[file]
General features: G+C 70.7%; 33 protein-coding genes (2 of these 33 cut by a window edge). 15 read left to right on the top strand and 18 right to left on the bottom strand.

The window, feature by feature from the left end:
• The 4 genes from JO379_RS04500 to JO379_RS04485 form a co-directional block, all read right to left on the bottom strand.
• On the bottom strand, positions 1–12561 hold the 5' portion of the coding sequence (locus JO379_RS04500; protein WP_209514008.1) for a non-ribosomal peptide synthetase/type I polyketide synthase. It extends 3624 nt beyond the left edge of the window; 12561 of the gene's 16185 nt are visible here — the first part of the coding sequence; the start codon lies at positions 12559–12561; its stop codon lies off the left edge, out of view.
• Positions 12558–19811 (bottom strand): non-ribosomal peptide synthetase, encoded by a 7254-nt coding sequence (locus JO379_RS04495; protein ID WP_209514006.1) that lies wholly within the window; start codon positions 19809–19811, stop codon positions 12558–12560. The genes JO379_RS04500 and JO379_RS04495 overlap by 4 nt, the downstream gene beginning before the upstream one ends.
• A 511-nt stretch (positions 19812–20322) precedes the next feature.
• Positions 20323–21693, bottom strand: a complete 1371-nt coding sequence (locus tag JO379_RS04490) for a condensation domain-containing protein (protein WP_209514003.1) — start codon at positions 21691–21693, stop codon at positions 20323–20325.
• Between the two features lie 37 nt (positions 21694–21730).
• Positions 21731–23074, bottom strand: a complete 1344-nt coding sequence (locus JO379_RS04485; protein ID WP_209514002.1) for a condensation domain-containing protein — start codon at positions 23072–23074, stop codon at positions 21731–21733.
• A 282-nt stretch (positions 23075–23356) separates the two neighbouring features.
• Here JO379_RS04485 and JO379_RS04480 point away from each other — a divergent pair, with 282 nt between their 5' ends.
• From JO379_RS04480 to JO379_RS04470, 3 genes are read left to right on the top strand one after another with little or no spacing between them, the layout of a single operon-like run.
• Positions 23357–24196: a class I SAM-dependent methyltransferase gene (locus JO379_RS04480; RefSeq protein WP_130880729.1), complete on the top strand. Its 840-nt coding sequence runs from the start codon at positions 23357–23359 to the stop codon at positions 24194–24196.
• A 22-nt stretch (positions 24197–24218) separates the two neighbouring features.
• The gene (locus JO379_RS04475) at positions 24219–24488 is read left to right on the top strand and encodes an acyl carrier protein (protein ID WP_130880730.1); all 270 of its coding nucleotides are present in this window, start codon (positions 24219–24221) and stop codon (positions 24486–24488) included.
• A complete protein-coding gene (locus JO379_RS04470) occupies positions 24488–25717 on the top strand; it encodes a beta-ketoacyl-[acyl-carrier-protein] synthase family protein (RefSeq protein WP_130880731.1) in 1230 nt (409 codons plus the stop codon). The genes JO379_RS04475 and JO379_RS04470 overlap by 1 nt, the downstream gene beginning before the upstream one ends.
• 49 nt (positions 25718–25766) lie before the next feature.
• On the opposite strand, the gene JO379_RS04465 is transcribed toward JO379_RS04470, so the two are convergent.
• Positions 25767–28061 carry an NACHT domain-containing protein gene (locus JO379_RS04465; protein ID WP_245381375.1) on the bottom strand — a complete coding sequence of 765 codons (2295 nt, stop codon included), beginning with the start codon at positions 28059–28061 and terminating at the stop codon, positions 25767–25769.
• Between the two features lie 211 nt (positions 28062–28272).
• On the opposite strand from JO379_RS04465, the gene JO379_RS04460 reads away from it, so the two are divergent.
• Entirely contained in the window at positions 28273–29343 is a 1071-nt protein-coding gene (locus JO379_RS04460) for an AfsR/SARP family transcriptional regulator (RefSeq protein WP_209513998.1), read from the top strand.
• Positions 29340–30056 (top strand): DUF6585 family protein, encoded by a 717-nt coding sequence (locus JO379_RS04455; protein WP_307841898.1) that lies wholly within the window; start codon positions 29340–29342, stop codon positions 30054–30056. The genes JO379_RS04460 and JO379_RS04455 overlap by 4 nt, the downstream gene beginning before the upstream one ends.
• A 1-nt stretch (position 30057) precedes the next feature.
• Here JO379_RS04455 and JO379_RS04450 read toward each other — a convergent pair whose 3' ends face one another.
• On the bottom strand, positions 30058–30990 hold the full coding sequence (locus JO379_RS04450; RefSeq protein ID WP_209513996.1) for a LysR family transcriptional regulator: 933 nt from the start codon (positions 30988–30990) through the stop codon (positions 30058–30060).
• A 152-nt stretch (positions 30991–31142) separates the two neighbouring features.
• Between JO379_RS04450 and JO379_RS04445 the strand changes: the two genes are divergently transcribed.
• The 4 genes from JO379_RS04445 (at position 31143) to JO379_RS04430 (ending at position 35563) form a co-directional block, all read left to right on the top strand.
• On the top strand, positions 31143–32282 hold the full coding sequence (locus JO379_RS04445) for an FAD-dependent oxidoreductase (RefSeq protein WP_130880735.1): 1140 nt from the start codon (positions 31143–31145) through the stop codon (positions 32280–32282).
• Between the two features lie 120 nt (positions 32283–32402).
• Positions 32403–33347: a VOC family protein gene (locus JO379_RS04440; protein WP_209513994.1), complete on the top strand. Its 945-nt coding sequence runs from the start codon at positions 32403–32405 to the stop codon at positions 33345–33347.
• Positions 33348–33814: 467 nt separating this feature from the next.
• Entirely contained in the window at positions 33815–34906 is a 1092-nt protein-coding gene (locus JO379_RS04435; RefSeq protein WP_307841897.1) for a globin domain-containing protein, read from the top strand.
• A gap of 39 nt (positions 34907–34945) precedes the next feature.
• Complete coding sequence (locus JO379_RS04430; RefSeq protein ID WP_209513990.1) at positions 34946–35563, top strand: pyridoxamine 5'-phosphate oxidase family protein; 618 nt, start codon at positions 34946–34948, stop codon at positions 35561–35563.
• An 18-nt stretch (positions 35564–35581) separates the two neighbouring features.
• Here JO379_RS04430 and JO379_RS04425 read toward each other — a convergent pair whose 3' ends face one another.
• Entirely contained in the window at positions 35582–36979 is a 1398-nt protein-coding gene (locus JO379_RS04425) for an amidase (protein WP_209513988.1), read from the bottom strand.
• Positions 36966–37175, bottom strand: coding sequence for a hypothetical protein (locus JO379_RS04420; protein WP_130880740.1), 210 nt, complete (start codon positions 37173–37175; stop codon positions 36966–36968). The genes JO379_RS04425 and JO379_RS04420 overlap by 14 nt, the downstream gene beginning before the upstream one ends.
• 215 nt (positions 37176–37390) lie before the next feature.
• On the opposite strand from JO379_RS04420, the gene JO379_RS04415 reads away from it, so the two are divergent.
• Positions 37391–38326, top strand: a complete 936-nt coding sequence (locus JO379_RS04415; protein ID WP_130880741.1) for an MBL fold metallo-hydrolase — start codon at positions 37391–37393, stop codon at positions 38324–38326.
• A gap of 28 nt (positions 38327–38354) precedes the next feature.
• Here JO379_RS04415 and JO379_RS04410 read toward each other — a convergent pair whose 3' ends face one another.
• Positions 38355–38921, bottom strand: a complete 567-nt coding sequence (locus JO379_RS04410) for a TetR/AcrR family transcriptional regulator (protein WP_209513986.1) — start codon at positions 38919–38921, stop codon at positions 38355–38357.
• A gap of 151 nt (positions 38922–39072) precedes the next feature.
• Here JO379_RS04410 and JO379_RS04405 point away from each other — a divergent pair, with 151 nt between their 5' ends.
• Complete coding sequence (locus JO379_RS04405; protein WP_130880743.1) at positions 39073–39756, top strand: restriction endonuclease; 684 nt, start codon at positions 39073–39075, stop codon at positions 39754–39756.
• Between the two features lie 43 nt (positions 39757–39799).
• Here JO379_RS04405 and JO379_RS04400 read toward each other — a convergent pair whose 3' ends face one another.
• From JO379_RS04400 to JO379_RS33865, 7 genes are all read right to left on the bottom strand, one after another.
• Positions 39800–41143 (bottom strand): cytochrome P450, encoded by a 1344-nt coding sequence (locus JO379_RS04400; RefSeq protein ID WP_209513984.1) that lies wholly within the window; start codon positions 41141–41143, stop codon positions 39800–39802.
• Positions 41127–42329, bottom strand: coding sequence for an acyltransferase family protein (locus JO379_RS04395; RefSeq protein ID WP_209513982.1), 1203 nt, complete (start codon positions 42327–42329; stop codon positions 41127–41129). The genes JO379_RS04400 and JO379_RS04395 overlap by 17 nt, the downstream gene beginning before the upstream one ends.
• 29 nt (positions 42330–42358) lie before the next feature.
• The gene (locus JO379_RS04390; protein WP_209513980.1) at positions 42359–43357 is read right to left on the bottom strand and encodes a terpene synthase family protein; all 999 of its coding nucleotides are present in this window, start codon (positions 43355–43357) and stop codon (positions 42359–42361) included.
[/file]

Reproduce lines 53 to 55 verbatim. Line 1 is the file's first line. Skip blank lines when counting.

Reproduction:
• Positions 39800–41143 (bottom strand): cytochrome P450, encoded by a 1344-nt coding sequence (locus JO379_RS04400; RefSeq protein ID WP_209513984.1) that lies wholly within the window; start codon positions 41141–41143, stop codon positions 39800–39802.
• Positions 41127–42329, bottom strand: coding sequence for an acyltransferase family protein (locus JO379_RS04395; RefSeq protein ID WP_209513982.1), 1203 nt, complete (start codon positions 42327–42329; stop codon positions 41127–41129). The genes JO379_RS04400 and JO379_RS04395 overlap by 17 nt, the downstream gene beginning before the upstream one ends.
• 29 nt (positions 42330–42358) lie before the next feature.